Surprisingly, there’s also no all-wheel-drive option, which is offered by many competitors. But acceleration is peppy, and braking feels solid. Standard features include LED headlights, power-sliding doors, push-button start, smartphone integration and nine USB ports. I drove the top-of-the-line SX Prestige, which comes with larger 19-inch wheels, hands-free power tailgate and heated steering wheel. It also costs $15,000 more than the base model. But the list of safety features is impressive, including lane-departure warning, drowsy-driver alert, collision-avoidance warnings (for both the front and rear) and side cameras that show you an image of vehicles in your blind spot. While drivers will appreciate the two 12.3-inch digital displays—one for vehicle gauges and the other for navigation and audio—it’s the rear-seat passengers who get some extra thrills. This includes a robust entertainment system, dual sunroof, in-vehicle intercom and VIP lounge seats—luxe-like captain’s chairs that fully recline, are nicely heated/ventilated and come with power footrests. Who knew a minivan could be such an adventure. Add in some cotton candy, and you could almost be at a real carnival. 

Lincoln Nautilus

LINCOLN BLACK LABEL NAUTILUS
$65,000
Mpg: 19 city/25 highway
0 to 60 mph: 5.9 seconds

Long known for its land yachts, Lincoln sent the iconic Continental into the sunset in 2020. But though sedans are no longer in its lineup, the automaker offers a crop of comely crossovers that still exude plenty of old-school luxury. Such is the case with the midsize Lincoln Nautilus, a refreshing antidote to crossovers that try too hard to be sports cars but end up being a real pain in the butt—literally. The comfy ride and handling in the Nautilus are more akin to a Lexus RX 350 rather than some glorified go-kart racer. 

With soft-touch surfaces, tasteful wood and snazzy chrome accents, the cabin is refined yet modern. It’s also quiet, almost too quiet. I drove the premium Black Label trim level, featuring 22-way powered seats with massage functions and a 19-speaker premium stereo. With the stereo turned up at the end of a quiet tune, I didn’t expect the next song to start with a rimshot so staggeringly loud it is still ringing in my ears. That’s how crystal clear the acoustics are in this anechoic chamber. There’s a choice of two engines: turbo four-cylinder or twin-turbo V6. Along with the latest tech and safety features, there’s also an automated parking system and evasive steering assist, which quickens the vehicle’s response time when you try to avoid a collision. Other amenities include a simulated suede headliner, panoramic sunroof and the ability to use your smartphone as the vehicle key. While the base model starts at $44,000, opting for the Black Label does add $20,000. But all those extras will be hard to resist.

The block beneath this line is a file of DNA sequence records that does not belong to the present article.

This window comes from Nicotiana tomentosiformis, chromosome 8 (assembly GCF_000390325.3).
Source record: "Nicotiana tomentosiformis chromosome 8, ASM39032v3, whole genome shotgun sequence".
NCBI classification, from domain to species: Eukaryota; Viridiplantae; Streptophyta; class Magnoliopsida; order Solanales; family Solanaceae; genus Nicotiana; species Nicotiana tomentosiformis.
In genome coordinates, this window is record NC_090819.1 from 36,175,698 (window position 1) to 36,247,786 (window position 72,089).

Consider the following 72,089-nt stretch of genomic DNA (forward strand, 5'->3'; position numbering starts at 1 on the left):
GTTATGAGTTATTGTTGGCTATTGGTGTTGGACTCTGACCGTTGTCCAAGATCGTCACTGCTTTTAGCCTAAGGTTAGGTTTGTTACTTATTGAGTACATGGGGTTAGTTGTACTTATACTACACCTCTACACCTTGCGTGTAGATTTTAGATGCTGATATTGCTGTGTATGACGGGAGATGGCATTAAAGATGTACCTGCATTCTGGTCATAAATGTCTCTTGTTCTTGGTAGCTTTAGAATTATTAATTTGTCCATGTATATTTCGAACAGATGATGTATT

Mercedes E450 Wagon

MERCEDES E450 S4 WAGON
$68,400
Mpg: 21 city/28 highway
0 to 60 mph: 4.4 seconds

Yes, you read that right. The Mercedes E450 wagon explodes from 0 to 60 mph in just 4.4 seconds. It also gets decent gas mileage for a 4,585-pound hauler, thanks to a 48-volt hybrid system that assists the 362-horsepower V6. I’ve always had a fondness for station wagons, ever since I drove a hulking Pontiac Bonneville Grand Safari across the country many times in my early twenties. But the Mercedes E450 is like piloting a rocket ship, with speed-of-light performance and space-age electronics. 

Despite a slightly firmer suspension this year, the E-Class wagon feels like it’s floating on air. Everything here is upscale, from the handsome exterior styling to the first-rate fit and finish inside. And there is so much room, even in the backseat for tall passengers with long legs. Cargo space is also huge at 35 cubic feet—which, in case you were wondering, means it could hold about 90 basketballs. Along with two 12.3-inch screens for driver info and the entertainment system, there’s a “Hey Mercedes” digital assistant that responds to voice commands. It’s extremely effective and doesn’t require you to keep repeating yourself, as with other systems. If only it could have joined my partner Robert and me in some holiday karaoke.

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Autos

Fun holiday gifts for car fans

Something for everyone, from Bentley trikes to a Mercedes tree topper

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For all those gear heads in your life, here are some fun holiday gifts to get their motors running. Many of these stocking stuffers are affordable. Others, well, not so much.

Bentley Trike for Tykes

Leave it to Bentley to create a fancy fuchsia trike ($500). With six modes, from stroller to tricycle, parents can adjust this three-wheeler as a toddler gets older. Along with the “Big B logo,” the Bentley name is emblazoned on the down tube. Yes, there are more subdued colors, but why bother?

Ford Sherpa Blanket

Cuddle up with a warm and fuzzy Sherpa blanket ($30), made of 100% polyester and the Ford logo embroidered in the corner.

MINI Travel Bag

For quick weekend getaways, MINI has a large soft-luggage travel bag ($190) with extendible handle, two wheels, large main compartment, outer pocket and removable zipped pockets.

Porsche Table-top Clock

The alarm tone on this tabletop clock ($250) sounds just like a throaty Porsche 911 engine. Includes Martini Racing design, as well as a countdown function and analog/digital display.

Rolls-Royce Portable “Pursuit Seat”